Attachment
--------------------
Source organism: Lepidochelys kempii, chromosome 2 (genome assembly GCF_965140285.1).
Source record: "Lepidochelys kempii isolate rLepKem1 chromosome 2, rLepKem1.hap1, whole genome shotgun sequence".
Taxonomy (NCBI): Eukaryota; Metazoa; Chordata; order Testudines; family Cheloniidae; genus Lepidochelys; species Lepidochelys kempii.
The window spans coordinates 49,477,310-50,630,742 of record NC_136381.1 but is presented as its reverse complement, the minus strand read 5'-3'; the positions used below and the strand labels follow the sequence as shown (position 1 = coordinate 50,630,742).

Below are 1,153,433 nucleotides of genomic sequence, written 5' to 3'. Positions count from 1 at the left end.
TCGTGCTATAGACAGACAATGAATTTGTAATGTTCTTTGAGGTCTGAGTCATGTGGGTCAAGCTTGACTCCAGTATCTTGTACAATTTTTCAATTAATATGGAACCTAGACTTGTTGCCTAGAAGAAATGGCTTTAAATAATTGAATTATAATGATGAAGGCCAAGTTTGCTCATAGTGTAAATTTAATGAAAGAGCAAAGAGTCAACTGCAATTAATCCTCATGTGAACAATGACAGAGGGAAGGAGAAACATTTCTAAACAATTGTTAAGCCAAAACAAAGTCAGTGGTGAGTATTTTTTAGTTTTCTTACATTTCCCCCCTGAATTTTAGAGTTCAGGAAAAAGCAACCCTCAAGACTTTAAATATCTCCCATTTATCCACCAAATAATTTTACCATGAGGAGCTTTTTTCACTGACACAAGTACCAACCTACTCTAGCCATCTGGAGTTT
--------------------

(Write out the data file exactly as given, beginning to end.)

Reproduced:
Source organism: Lepidochelys kempii, chromosome 2 (genome assembly GCF_965140285.1).
Source record: "Lepidochelys kempii isolate rLepKem1 chromosome 2, rLepKem1.hap1, whole genome shotgun sequence".
Taxonomy (NCBI): Eukaryota; Metazoa; Chordata; order Testudines; family Cheloniidae; genus Lepidochelys; species Lepidochelys kempii.
The window spans coordinates 49,477,310-50,630,742 of record NC_136381.1 but is presented as its reverse complement, the minus strand read 5'-3'; the positions used below and the strand labels follow the sequence as shown (position 1 = coordinate 50,630,742).

Below are 1,153,433 nucleotides of genomic sequence, written 5' to 3'. Positions count from 1 at the left end.
TCGTGCTATAGACAGACAATGAATTTGTAATGTTCTTTGAGGTCTGAGTCATGTGGGTCAAGCTTGACTCCAGTATCTTGTACAATTTTTCAATTAATATGGAACCTAGACTTGTTGCCTAGAAGAAATGGCTTTAAATAATTGAATTATAATGATGAAGGCCAAGTTTGCTCATAGTGTAAATTTAATGAAAGAGCAAAGAGTCAACTGCAATTAATCCTCATGTGAACAATGACAGAGGGAAGGAGAAACATTTCTAAACAATTGTTAAGCCAAAACAAAGTCAGTGGTGAGTATTTTTTAGTTTTCTTACATTTCCCCCCTGAATTTTAGAGTTCAGGAAAAAGCAACCCTCAAGACTTTAAATATCTCCCATTTATCCACCAAATAATTTTACCATGAGGAGCTTTTTTCACTGACACAAGTACCAACCTACTCTAGCCATCTGGAGTTT